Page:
Aunt Sarah, especially to people who aren't dog lovers. It's possible she's just prejudiced against dogs and doesn't like them. It's also possible she didn't want to allow any animals near the baby, since she did leave her cats downstairs. Though many would still call it an overreaction to see a small family dog wag its tail and angrily chase it out of the room as if it was a rodent.
The alligator in the zoo. Trying to eat Lady or trying to help remove the muzzle - and simply not realising his mouth was too big.
The rat gets this too, to a much lesser extent. Was it truly trying to kill the baby, or was it only focused on using the house as a shelter? Though if you pay attention in its fight with Tramp, the rat at some point prepares to jump into the baby's crib.
Anvilicious: Only irresponsible troublemakers dream of a life that doesn't involve staying where you are, raising a family and doing what your owner tells you.
Catharsis Factor: After an entire film of Aunt Sarah misunderstanding and vilifying Lady's behaviour, when Jim and Elizabeth finally return and release their dog, she once again freaks out about the dog being on the loose and being a threat to the baby. Jim tells her she's speaking nonsense and deduces (correctly) that Lady is trying to tell them something important (that Tramp saved the baby's life by killing the rat).
Designated Villain: The dog catcher is perhaps the least evil of the Big Bad Ensemble; his job is to find dogs and put them in his pound to await pickup, but the film generally portrays him as antagonistic for this, particularly when he agrees to have Tramp put to sleep. Also, though she may be particularly harsh towards Lady and the Tramp, Aunt Sarah does what she does out of concern for others, particularly for her cats (who get Lady muzzled with a Wounded Gazelle Gambit) and for Darling's child. Plus, she hates runaways (and also, it would seem, strays), to the point of chaining Lady to the backyard doghouse to teach her a lesson, and around the time she arranges for Tramp's euthanasia, she's only aware of two things as far as the surrounding circumstances were concerned: one, that the child's life was in danger, and two, that two dogs, one of them a stray, were at the scene.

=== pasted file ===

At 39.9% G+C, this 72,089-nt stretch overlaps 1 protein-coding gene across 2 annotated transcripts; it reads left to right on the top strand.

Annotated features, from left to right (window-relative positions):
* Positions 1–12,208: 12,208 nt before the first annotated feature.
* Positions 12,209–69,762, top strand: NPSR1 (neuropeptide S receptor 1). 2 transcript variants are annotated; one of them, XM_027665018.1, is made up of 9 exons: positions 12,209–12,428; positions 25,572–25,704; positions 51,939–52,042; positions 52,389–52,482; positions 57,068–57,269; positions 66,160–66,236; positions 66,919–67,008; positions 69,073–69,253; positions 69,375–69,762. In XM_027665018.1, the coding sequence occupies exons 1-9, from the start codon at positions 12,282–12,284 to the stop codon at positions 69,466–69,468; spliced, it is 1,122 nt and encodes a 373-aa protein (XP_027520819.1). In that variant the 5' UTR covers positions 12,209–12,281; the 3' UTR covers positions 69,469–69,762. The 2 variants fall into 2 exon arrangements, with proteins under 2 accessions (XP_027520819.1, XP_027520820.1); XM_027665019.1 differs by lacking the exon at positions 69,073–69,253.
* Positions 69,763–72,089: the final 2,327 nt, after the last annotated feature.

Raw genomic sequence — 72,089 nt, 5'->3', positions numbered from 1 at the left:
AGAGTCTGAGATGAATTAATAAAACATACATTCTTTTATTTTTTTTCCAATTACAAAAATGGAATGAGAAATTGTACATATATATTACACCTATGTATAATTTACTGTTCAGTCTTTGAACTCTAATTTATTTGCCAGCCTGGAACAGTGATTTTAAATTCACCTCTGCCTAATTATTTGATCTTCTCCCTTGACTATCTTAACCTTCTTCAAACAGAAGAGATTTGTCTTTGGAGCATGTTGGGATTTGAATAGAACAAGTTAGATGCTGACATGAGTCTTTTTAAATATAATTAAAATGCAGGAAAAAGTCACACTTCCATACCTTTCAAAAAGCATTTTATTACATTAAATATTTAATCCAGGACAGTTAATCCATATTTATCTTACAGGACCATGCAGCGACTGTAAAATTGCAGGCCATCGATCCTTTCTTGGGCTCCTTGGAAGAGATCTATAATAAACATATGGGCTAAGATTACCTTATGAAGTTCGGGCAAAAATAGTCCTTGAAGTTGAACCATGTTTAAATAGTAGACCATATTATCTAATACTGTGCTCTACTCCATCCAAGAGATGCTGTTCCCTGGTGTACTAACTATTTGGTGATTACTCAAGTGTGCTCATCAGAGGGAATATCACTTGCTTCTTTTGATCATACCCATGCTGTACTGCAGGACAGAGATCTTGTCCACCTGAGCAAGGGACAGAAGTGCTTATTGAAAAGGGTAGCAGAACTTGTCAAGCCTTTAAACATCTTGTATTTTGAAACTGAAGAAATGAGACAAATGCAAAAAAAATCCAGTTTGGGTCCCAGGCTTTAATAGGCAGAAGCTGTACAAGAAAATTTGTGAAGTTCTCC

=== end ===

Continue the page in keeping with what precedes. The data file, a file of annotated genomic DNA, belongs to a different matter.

Ethnic Scrappy: The infamous Siamese Cat duo. On top of being, of course, villains, their Ethnic Scrappy status manifests itself in their buck teeth and the annoyingly terrible grammar during their song.
Fair for Its Day: The ethnic stereotypes personified in animals, the cats in particular.
Luigi and Joe are a couple of over-the-top Italian stereotypes who are far more exaggerated and prominent than the cats, but objections to them are far more rare.
Family-Unfriendly Aesop: Aunt Sarah insisting only cats should be left with babies. Leave it to Lady to prove she can. Now here's some real-talk: If you pay any remote attention to the news, one should be careful about leaving a baby or young child unattended around a pet. Doesn't matter how well trained you think they are, or if they're not a dangerous breed, animals can get jealous of the attention the newborn gets (or, just as dangerous, misguidedly treat the infant as one of their own young) and, intentionally or not, hurt them. Cats can suffocate a baby unintentionally by laying on them, and dogs might just attack them out of the blue even if the dog normally acts gentle, or try and pick it up like it's a toy or it's own baby.
God Never Said That: No sources can be found stating that the three dogs were attempting to rape Lady or that Lady became pregnant after her night with Tramp; the latter is impossible because she would have gotten pregnant in the spring, yet she had the puppies shortly before Christmas.
Narm: When the rat is bitten by Tramp the first time, it squeaks like a chew toy. (It squeaks normally every other time, not even close to narmy.)
Woolseyism: When Lady is upset about Jim Dear having referred to her as "that dog", the word they use in the Norwegian dub is more of a slang word for dog ("bikkja") making her shock even more understandable.